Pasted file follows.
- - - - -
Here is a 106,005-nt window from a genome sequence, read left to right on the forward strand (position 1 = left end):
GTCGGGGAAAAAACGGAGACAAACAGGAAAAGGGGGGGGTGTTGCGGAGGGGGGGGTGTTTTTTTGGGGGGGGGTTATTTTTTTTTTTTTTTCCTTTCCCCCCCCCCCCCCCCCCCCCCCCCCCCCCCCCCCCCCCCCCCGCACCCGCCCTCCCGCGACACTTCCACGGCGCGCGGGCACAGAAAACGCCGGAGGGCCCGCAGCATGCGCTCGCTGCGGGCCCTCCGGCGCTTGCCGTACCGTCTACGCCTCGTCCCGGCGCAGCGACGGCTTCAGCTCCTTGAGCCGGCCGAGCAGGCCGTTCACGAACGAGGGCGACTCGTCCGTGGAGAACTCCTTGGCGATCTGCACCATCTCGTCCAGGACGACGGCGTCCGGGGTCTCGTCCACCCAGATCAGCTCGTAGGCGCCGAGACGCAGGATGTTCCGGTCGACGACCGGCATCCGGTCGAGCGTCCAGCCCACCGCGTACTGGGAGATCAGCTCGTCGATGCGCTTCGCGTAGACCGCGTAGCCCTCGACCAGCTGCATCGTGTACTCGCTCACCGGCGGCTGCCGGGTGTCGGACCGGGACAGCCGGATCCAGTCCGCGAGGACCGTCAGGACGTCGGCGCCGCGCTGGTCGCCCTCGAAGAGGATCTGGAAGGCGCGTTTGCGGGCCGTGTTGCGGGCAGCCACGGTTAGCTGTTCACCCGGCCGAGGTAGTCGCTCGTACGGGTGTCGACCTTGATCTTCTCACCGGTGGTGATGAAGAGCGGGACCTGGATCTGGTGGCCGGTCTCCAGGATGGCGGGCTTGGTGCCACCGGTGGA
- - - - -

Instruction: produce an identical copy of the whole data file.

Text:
Here is a 106,005-nt window from a genome sequence, read left to right on the forward strand (position 1 = left end):
GTCGGGGAAAAAACGGAGACAAACAGGAAAAGGGGGGGGTGTTGCGGAGGGGGGGGTGTTTTTTTGGGGGGGGGTTATTTTTTTTTTTTTTTCCTTTCCCCCCCCCCCCCCCCCCCCCCCCCCCCCCCCCCCCCCCCCCCGCACCCGCCCTCCCGCGACACTTCCACGGCGCGCGGGCACAGAAAACGCCGGAGGGCCCGCAGCATGCGCTCGCTGCGGGCCCTCCGGCGCTTGCCGTACCGTCTACGCCTCGTCCCGGCGCAGCGACGGCTTCAGCTCCTTGAGCCGGCCGAGCAGGCCGTTCACGAACGAGGGCGACTCGTCCGTGGAGAACTCCTTGGCGATCTGCACCATCTCGTCCAGGACGACGGCGTCCGGGGTCTCGTCCACCCAGATCAGCTCGTAGGCGCCGAGACGCAGGATGTTCCGGTCGACGACCGGCATCCGGTCGAGCGTCCAGCCCACCGCGTACTGGGAGATCAGCTCGTCGATGCGCTTCGCGTAGACCGCGTAGCCCTCGACCAGCTGCATCGTGTACTCGCTCACCGGCGGCTGCCGGGTGTCGGACCGGGACAGCCGGATCCAGTCCGCGAGGACCGTCAGGACGTCGGCGCCGCGCTGGTCGCCCTCGAAGAGGATCTGGAAGGCGCGTTTGCGGGCCGTGTTGCGGGCAGCCACGGTTAGCTGTTCACCCGGCCGAGGTAGTCGCTCGTACGGGTGTCGACCTTGATCTTCTCACCGGTGGTGATGAAGAGCGGGACCTGGATCTGGTGGCCGGTCTCCAGGATGGCGGGCTTGGTGCCACCGGTGGA